The nine muses

25 01 2013

When I’m struggling with stifled creativity, I often refer to the ‘muse’ not visiting me. I use the term so often I thought it was time I learnt more about its classical origin.

In Greek mythology there are nine muses, “goddesses of the inspiration of literature, science and the arts“.

According to my favourite knowledge bank: “The Muses, the personification of knowledge and the arts, especially literature, dance and music, are the nine daughters of Zeus and Mnemosyne (memory personified). … It was not until Roman times that the following functions were assigned to them, and even then there was some variation in both their names and their attributes.

They are below (though sometimes are different in various versions):

  • Clio – history – shown with scrolls
  • Thalia – comedy and pastoral poetry – shown with a comic mask
  • Erato – love poetry – shown with a cithara (like a lyre)
  • Euterpe – flutes and lyric poetry – shown with a aulos (like a flute)
  • Polyhymnia – hymns / sacred poetry – shown with a veil
  • Calliope – the most valued of all muses – epic poetry – shown with a writing tablet
  • Terpsichore – dance or games – shown with a lyre
  • Urania – astronomy / astrology – shown with globe and compass
  • Melpomene – tragedy – shown with a tragic mask
Roman sarcophagus (2nd century AD, from the Louvre); click on image for original source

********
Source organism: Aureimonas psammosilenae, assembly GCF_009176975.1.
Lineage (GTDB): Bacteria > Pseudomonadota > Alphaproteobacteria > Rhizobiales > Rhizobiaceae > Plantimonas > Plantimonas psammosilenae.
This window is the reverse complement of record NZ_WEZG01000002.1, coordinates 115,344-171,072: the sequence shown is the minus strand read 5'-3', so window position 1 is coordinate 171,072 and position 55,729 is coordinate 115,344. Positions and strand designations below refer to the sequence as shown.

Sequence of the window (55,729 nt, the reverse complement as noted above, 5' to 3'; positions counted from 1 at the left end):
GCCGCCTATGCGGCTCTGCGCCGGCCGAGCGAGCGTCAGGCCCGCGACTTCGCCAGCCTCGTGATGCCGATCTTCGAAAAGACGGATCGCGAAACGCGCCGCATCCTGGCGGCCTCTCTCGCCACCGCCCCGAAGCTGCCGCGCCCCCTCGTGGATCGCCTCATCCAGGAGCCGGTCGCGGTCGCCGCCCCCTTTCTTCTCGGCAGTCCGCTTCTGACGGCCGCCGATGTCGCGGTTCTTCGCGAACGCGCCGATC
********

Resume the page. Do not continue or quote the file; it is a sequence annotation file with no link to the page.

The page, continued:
Roman sarcophagus (2nd century AD, from the Louvre); click on image for original source

However the Romans believed there were only three muses: “The Roman scholar Varro relates that there are only three Muses: one who is born from the movement of water, another who makes sound by striking the air, and a third who is embodied only in the human voice. They were Melete or Practice, Mneme or Memory and Aoide or Song.

Lots of poetry muses it seems …. do poets need all this inspirational support?
Perhaps poetry was a broad term to include music?
As this site notes: “Dance, poetry, rite, and music seem inseparably associated in the early history of music in ancient Greece

I must say I’m super-excited to see a muse for astronomy.
Though none for painting? Perhaps it was seen simply as a ‘trade’ at the time?

I do enjoy mythology and such stories …

Selling handmade jewellery

23 01 2013

Following my exploration of pricing handmade jewellery, I have been considering the options available to sell handmade jewellery.

I’ve been thinking the options available for selling handmade jewellery are:

  • ‘bricks and mortar’ jewellery gallery
  • craft / artisan market(s)
  • commission / out of studio
  • online

I’ve thought and written a lot about the importance and place of the jewellery gallery (the ‘bricks & mortar’ kind) over the last few years [Place of Gallery, Galleries & Artists]. There’s a lot for an artist to consider when entering into an agreement with a gallery (if given the excellent opportunity that is!); including:

  • exclusive collections for each gallery
  • personal policy for referrals for commission approaches
  • agreements on pricing if also selling through other channels

Quite a few friends sell through craft / artisan markets (eg. Markit @ Fed Square, Craft Hatch, Harvest Workroom Fiesta, Melbourne Design Market, Finders Keepers, and more). My thoughts are that this would require quite an investment in stock production, to ensure enough selection at such an event, and stall presentation … and so it’s not really a viable option for me at the moment.